Where to dispose of old paint
An average of two gallons of household paint per person are sold in the United States every year.
Frequently, not all of that paint is used right away, so the cans pile up in basements and garages, and on average, people keep paint about 4.6 years before they decide to get rid of it.
The good news, paint manufacturers say, is that paint lasts for years if properly stored.
To ensure long life, a tight-fitting lid is of prime importance. "Once a drop of paint gets in the chime [lip of the can], it will never seal properly," says Ken Zacharias of the National Paint and Coatings Association.
Dried paint in the lip can make opening difficult and let in air. The strategy he recommends is to place a piece of plastic wrap over the mouth of the can, fit the lid securely on top, and then turn the can upside down. This assures a tight seal.
If there are dirt particles in paint that's been around for a while, pour the paint through a strainer of some kind (cheesecloth works). If that doesn't take care of the problem, you'll need to get rid of the paint.
But what's the proper way to dispose of leftover paint?
Because of its chemical content, solvent-based or alkyd paint should not be discarded with the regular trash. Leftover oil-based paints, paint thinners, turpentine, and the like should most often be turned over to household hazardous-waste programs.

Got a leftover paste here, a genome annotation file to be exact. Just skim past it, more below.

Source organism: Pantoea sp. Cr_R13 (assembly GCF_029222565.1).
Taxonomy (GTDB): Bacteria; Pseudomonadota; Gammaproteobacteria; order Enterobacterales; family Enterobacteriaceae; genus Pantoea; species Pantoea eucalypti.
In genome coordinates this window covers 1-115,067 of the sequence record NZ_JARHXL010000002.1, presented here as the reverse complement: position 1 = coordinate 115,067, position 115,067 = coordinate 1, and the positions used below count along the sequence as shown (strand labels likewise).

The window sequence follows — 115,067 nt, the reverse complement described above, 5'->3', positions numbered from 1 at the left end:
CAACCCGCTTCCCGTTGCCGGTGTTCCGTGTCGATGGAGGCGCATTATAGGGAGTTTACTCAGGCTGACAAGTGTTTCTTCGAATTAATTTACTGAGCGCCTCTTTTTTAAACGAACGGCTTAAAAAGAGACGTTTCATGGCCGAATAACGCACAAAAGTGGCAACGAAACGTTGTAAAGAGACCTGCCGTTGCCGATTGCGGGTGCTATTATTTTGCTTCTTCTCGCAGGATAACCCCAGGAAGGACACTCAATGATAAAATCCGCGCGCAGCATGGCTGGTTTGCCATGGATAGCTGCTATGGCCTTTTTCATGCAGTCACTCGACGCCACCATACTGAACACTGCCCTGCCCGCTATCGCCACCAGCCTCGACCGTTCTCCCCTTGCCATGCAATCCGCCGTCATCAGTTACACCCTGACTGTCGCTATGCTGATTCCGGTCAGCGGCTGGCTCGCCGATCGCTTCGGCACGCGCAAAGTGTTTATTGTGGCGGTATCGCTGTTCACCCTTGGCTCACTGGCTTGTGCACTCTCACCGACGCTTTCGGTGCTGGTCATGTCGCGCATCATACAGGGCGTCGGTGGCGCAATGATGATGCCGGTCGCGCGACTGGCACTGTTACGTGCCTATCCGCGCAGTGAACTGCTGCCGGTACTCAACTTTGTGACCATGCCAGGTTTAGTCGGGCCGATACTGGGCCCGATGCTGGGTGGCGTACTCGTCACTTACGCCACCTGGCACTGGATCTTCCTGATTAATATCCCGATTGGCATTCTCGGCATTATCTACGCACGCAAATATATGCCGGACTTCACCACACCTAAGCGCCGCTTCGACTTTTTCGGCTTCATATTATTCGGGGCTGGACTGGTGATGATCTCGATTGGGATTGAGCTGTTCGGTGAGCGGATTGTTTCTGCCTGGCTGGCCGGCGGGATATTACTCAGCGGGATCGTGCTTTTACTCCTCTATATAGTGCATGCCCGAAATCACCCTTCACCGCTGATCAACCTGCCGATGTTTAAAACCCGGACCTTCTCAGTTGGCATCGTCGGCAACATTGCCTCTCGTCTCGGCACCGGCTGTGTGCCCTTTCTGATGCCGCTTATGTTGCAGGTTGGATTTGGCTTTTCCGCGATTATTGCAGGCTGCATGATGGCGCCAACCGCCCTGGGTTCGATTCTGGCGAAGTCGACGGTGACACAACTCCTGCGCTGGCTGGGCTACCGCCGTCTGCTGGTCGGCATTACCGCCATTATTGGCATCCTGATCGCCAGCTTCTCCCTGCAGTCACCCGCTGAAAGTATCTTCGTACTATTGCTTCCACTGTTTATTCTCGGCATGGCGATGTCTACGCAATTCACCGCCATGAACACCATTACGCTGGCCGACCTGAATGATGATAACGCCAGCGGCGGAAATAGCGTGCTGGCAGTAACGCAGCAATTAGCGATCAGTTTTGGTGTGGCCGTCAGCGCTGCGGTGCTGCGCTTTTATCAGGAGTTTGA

Latex, or water-based paint, however, is not considered hazardous - not at the federal level, nor by most state or local authorities. (Check local rules to be sure, especially in California.)
"People just don't know that latex paint is not hazardous, especially when it's solidified," Mr. Zacharias says.
Landfills generally accept only solid wastes, since liquids can leach into the soil. Nonetheless, says Bob Cross of Minnesota Pollution Control Agency, some people deposit unused paint with their regular trash. Earthmovers crush the cans, spilling the paint, which, when buried in the ground, can remain in liquid form.
Although this isn't perceived as a major environmental risk, given landfill liners, the paint industry recommends drying leftover latex paint before discarding it.
To speed the process, the paint can be poured into a box or bag filled with absorbent material, such as shredded newspaper, sawdust, or cat-box filler.
What about old paint brushes? "I think the average consumer just puts aside his brush and lets it harden," says Bruce Roundy, president of Brush Saver Inc., which makes wet brush- and roller- storage products. "Once dry, the brush can go into any landfill."
The National Paint and Coatings Association stresses the importance of practicing source reduction. Estimate the amount you need, then buy only that amount.
If there's still paint left when the job's done, it can be stored for touch-up jobs or mixed with other latex paint of similar color for use as a primer. Before mixing, though, review the instructions on the can's label.
Another strategy is to donate or exchange your paint. In Washtenaw County, Mich., for example, the opera guild accepts white and off-white paint in good condition. A high school art department and a Graffiti Free Collaborative are among the other takers.
Paint exchanges or paint swaps, conducted in conjunction with regular household hazardous-waste collection events, are a growing option for communities trying to facilitate a money-free exchange of leftover paint. (An exchange organizing guide can be found at www.paintinfo.org/leftover-paint/guide.htm).
(c) Copyright 2000. The Christian Science Publishing Society